Thursday, August 4, 2016

An Apology to the New Little Guy

I don't know how much my youngest son weighs now.

I don't know how tall he is and I couldn't tell you how big his head is around. For the uninitiated, these are the standard measurements medical folks use to gauge a baby's growth.

But, from a parent's perspective, when each of those measurements tops the 95th percentile, what difference does it make?

"Future's so bright...."
This kid is big. Now, just a week shy of the nine-month mark since his birth, he is wearing clothes for 18-month olds.

Based on his early proclivities, he's going to need every bit of that heft and padding to endure the regular crashes, falls, tumbles, slips, smacks and trips he puts himself through.

His future is likely to be one filled with bumps and bruises punctuated with the occasional trip to the emergency room.

He crawls quickly. Often he's just trying to keep up with me, his mom or his big brother but other times he's off on his own mission. Lately the stairs have been his destination of choice.

On those occasions when he is following us, he lets us know if we're getting too far away from him. He'll squeal and cry a little to remind us that he's there and that, whatever we're doing, he wants in.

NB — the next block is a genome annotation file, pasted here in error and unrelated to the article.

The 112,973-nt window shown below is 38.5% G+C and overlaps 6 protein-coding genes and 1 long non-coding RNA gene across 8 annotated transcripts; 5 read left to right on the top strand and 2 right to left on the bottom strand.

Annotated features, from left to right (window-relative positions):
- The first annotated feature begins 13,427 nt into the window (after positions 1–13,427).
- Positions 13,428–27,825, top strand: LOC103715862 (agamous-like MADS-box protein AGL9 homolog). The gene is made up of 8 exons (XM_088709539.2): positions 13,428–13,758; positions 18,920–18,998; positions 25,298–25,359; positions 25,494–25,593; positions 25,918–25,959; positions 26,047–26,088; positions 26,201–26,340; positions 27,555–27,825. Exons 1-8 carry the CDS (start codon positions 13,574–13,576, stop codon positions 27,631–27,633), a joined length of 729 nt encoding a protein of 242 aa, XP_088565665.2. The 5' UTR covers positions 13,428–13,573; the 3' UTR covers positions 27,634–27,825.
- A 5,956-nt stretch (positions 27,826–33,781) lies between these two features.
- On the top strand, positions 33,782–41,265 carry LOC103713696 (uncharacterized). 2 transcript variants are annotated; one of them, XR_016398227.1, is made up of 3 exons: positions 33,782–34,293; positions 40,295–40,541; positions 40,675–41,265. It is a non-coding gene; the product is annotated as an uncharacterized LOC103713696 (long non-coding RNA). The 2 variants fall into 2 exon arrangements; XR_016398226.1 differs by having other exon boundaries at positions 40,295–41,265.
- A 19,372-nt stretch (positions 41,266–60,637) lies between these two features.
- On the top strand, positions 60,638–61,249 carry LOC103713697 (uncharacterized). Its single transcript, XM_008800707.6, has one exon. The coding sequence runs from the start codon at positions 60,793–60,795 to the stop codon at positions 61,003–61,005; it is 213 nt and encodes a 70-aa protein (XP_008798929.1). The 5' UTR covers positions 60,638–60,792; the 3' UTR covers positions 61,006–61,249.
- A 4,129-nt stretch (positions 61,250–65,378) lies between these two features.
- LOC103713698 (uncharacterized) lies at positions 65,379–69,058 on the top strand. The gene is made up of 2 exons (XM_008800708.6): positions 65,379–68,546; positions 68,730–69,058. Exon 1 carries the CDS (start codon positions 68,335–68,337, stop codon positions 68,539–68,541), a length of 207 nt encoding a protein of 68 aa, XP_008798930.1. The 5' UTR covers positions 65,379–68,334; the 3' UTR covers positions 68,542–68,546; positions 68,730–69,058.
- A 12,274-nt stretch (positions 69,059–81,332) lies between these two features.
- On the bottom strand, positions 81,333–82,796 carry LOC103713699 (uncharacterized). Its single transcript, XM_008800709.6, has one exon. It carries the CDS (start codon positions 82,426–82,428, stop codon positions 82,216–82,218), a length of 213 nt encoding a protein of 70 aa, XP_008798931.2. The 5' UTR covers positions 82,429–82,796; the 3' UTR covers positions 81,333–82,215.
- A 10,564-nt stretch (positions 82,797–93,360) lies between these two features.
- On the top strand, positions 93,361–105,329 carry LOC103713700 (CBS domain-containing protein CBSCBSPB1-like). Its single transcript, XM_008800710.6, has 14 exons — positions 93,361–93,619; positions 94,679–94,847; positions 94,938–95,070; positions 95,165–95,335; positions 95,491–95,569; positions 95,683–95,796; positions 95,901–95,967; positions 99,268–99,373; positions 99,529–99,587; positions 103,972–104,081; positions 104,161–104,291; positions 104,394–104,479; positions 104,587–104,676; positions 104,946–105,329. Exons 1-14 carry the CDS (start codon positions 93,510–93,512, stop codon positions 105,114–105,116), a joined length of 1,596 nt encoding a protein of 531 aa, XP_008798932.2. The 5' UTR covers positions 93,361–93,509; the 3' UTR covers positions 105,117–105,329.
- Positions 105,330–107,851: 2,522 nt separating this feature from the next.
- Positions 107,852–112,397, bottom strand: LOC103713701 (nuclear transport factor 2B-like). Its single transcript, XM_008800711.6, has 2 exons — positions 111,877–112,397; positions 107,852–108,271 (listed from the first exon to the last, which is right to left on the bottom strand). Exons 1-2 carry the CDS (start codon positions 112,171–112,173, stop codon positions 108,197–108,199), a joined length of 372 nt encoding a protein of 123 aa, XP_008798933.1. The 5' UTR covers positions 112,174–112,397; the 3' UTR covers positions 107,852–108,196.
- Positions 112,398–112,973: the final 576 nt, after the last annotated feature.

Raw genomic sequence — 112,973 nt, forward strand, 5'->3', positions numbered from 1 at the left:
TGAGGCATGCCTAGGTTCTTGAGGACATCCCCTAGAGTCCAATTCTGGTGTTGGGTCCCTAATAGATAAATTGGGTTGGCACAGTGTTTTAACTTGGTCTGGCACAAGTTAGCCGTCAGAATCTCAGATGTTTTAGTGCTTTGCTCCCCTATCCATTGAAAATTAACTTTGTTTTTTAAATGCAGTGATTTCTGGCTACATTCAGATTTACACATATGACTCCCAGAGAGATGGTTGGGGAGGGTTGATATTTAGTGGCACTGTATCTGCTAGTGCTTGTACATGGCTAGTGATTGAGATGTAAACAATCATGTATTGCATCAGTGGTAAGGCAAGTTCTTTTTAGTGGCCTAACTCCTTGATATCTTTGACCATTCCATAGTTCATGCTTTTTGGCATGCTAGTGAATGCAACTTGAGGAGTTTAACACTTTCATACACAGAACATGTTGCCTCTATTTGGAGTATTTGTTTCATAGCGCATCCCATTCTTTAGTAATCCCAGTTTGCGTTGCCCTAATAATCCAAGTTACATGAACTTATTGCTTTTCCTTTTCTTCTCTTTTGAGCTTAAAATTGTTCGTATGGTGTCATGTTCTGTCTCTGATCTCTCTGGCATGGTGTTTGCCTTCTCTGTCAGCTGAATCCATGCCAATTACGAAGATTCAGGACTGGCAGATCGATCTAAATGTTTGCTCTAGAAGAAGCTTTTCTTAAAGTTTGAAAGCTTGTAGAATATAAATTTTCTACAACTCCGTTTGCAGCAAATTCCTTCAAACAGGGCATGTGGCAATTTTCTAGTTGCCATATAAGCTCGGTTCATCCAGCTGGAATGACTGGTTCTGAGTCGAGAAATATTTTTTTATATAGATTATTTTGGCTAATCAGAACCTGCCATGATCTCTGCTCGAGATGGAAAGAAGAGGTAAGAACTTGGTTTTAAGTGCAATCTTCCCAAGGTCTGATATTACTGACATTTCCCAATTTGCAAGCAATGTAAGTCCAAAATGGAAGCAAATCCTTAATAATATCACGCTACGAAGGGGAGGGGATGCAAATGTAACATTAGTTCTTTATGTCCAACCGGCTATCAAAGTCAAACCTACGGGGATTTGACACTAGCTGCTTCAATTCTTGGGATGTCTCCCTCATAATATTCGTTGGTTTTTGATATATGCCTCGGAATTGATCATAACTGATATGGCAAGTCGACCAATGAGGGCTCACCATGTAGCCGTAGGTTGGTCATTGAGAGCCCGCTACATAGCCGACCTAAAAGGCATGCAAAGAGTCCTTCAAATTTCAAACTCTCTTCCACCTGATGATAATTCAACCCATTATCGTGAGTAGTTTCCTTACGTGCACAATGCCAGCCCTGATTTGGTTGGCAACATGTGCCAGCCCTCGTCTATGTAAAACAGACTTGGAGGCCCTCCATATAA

He's taken to putting anything that fits into his mouth, in his mouth. When this scenario is at its best, it could be food that fell under the kitchen table hours before. When it's worse, it could be a butter knife his forgetful father left on his high chair tray.

Which brings me to the greater point here. I owe my Little Guy a deep, heartfelt apology.

I apologize to him because he's had a tougher road to hoe than his older brother. When The Boy came along he was the first — for everything.

Mrs. Blackwell and I were learning on the fly and to flatten that learning curve we consistently erred on the side of excessive caution.
Both boy's are able to drive at the grocery store.
From birth, justice as fairness! 

Food. The temperature of bath water. The cleanliness of the floors he was crawling on. The age-appropriateness of his toys.

We watched him like a hawk. When he went mobile one of his parents was always, always, always hovering nearby.

We surveilled and examined his world to a granular, case-by-case, moment-to-moment degree for the first couple years of his life.

"Is your pillow soft enough?"

"Is the tag on your pajamas bothering you?

"Is your bottle warm enough?

"Did you need your special blanket, your Mickey Mouse doll and your other special blanket?"

He was a baby, he was fragile and vulnerable and so we did what many parents do, we grossly overcompensated.

Flash forward to Saturday morning when I lost sight of New Little Guy for who knows how long. That moment of terror hit me like an electric shock and I ran a panicked lap around my kitchen and family room before locating him.

He was perched on the third step of the stairway toward our second floor chewing on God only knows what.

And sometimes he finds trumpets.